The ancient Chinese sport of Dragon Boating is like canoeing -- but in huge boats painted with colorful scales. The activity is easy to learn, great exercise and provides powerful camaraderie.
So powerful, in fact, that many cancer survivors are picking up paddles.
“Our last race was super! It was the best of the season! I was so proud of so many people in the boat” says Cathy Freese, co-captain of Live, Love, Survive -- a team of cancer survivors and their caregivers based in Foster City. Many of the women are breast cancer survivors.
Freese and her fellow rowers were among the more than 40,000 people present at this year's Dragon Boat Festival on Treasure Island. The annual event presents a colorful scene: People circle up in life vests to stretch. There’s a lot of laughter and a lot of temporary tattoos. Out on the water, drummers keep time for the athletes. Vibrantly painted dragon heads adorn the front of each vessel.
“We are out there to show that there is life after cancer and chemo and radiation and surgery” says Freese. She joined less than a year after finishing chemo. Freese found the team after a woman from her gym invited her to practice with the team.
Freese says the team doesn’t like to dwell on cancer. But dragon boating does provide a space for shared experience. “The support we get, just when we’re out on the boat talking and somebody says something about ‘oh how are you doing on your tamoxifen’, or whatever we’re going through," Freese says. "Whether it be the side effects of chemo five years later or last week.”
Some people at the event say fighting cancer can be an isolating experience, so joining a team like this gives them an opportunity to find friends with a common story. It’s also an easy sport to learn. Festival organizers say you can learn the basics in under an hour.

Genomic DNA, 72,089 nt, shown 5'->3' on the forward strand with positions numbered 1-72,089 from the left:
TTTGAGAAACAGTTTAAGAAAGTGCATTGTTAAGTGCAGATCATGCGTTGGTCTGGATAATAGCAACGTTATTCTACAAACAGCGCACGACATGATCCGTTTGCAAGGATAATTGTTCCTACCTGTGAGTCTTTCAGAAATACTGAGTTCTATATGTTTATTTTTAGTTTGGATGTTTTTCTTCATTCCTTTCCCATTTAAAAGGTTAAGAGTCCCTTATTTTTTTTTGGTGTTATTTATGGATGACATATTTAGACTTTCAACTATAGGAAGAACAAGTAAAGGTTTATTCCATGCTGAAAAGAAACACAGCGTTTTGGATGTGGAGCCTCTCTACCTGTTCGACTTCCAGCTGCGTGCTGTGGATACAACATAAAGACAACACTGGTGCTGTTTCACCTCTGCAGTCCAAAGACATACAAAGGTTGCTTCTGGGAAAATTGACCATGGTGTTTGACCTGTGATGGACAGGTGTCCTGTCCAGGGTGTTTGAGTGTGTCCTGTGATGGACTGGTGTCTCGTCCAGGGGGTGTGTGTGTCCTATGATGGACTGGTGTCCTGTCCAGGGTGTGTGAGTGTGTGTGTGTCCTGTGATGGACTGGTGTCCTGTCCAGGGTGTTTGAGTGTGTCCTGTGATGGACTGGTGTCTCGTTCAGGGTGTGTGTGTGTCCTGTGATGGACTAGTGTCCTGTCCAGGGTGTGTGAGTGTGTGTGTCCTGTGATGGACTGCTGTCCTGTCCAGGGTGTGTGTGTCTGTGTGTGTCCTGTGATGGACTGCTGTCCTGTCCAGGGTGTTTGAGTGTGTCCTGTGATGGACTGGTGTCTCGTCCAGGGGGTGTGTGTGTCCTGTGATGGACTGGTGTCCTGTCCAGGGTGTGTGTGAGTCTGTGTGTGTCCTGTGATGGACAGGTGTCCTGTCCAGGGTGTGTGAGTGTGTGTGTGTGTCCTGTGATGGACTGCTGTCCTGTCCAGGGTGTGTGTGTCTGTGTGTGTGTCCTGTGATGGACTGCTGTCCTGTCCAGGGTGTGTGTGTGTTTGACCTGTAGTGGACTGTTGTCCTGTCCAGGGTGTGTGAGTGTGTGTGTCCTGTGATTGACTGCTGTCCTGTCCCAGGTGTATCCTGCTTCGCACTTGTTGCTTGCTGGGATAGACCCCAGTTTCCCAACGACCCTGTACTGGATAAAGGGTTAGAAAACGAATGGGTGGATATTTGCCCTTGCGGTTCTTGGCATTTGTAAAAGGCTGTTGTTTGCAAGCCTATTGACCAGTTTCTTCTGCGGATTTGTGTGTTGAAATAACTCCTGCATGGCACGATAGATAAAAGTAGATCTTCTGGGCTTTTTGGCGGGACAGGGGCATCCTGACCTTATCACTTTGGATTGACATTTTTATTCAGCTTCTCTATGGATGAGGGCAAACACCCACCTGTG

“I think it’s a wonderful opportunity for people who feel isolated that they come out and practice with us,” says Live, Love, Survive coach Akim Karger.
The sport requires teammates to paddle in unison, which means there are no individual stars. The sport doesn’t have “quarterbacks”.
“It’s all about working with other people and you actually have a good chance to get to know people," Karger says. "There are so many opportunities to socialize."
Back in the 1990s, Canadian doctor, Donald McKenzie, began advocating for breast cancer survivors to join dragon boat teams. He touted the exercise and camaraderie. But survivors still do need to be careful out there on the water. To reduce the risk of swelling and blockage, paddlers often use the muscles on their less-affected side to do most of the work.
“We take a lot more breaks, and we always bring water,” says Karger. “Many people in the club have to be careful of sun also.”
Live, Love, Survive isn’t the only team with cancer survivors. You can find them in many boats at the festival. Sharon Tong Robinson finished chemotherapy seven years ago and now rows for the Oyster Point Dragons, based in South San Francisco.
“My body was pretty beaten up from the chemo and radiation treatment," Robinson says. "And so I was able rebuild my strength. Physically and mentally I am a completely a different person today. I am definitely reborn."
Robinson says she went from identifying as a patient to an athlete. Now she can even compete alongside her kids.
Dragon boating has attracted enough breast cancer survivors that they are able to organize their own competitions.
“At some of the regattas there is a memorial paddle," Freese says. "It’s very moving. They have all of the survivors go out in boats and row into a formation. As we break apart we usually throw pink flowers into the water and remember all of our friends that didn’t make it. And how happy we are to be there.”